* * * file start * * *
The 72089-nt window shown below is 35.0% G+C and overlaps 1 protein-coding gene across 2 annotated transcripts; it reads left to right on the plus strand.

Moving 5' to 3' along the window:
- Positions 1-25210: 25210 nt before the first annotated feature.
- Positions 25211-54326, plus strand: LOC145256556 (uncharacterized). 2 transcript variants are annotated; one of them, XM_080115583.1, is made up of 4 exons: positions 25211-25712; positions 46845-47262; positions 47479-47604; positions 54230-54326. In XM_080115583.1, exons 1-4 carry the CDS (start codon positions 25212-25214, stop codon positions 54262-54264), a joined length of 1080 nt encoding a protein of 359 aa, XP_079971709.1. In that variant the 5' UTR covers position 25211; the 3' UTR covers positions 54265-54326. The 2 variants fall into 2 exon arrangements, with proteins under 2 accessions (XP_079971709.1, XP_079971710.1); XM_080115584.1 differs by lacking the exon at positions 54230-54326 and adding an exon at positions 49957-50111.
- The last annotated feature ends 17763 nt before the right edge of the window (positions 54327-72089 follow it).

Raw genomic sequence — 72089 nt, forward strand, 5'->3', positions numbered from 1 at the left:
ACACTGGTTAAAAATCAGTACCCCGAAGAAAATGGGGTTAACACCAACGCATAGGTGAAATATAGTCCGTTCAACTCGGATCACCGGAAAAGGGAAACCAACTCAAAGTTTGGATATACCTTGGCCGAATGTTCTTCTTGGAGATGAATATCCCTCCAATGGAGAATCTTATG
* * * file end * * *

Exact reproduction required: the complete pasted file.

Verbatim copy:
The 72089-nt window shown below is 35.0% G+C and overlaps 1 protein-coding gene across 2 annotated transcripts; it reads left to right on the plus strand.

Moving 5' to 3' along the window:
- Positions 1-25210: 25210 nt before the first annotated feature.
- Positions 25211-54326, plus strand: LOC145256556 (uncharacterized). 2 transcript variants are annotated; one of them, XM_080115583.1, is made up of 4 exons: positions 25211-25712; positions 46845-47262; positions 47479-47604; positions 54230-54326. In XM_080115583.1, exons 1-4 carry the CDS (start codon positions 25212-25214, stop codon positions 54262-54264), a joined length of 1080 nt encoding a protein of 359 aa, XP_079971709.1. In that variant the 5' UTR covers position 25211; the 3' UTR covers positions 54265-54326. The 2 variants fall into 2 exon arrangements, with proteins under 2 accessions (XP_079971709.1, XP_079971710.1); XM_080115584.1 differs by lacking the exon at positions 54230-54326 and adding an exon at positions 49957-50111.
- The last annotated feature ends 17763 nt before the right edge of the window (positions 54327-72089 follow it).

Raw genomic sequence — 72089 nt, forward strand, 5'->3', positions numbered from 1 at the left:
ACACTGGTTAAAAATCAGTACCCCGAAGAAAATGGGGTTAACACCAACGCATAGGTGAAATATAGTCCGTTCAACTCGGATCACCGGAAAAGGGAAACCAACTCAAAGTTTGGATATACCTTGGCCGAATGTTCTTCTTGGAGATGAATATCCCTCCAATGGAGAATCTTATG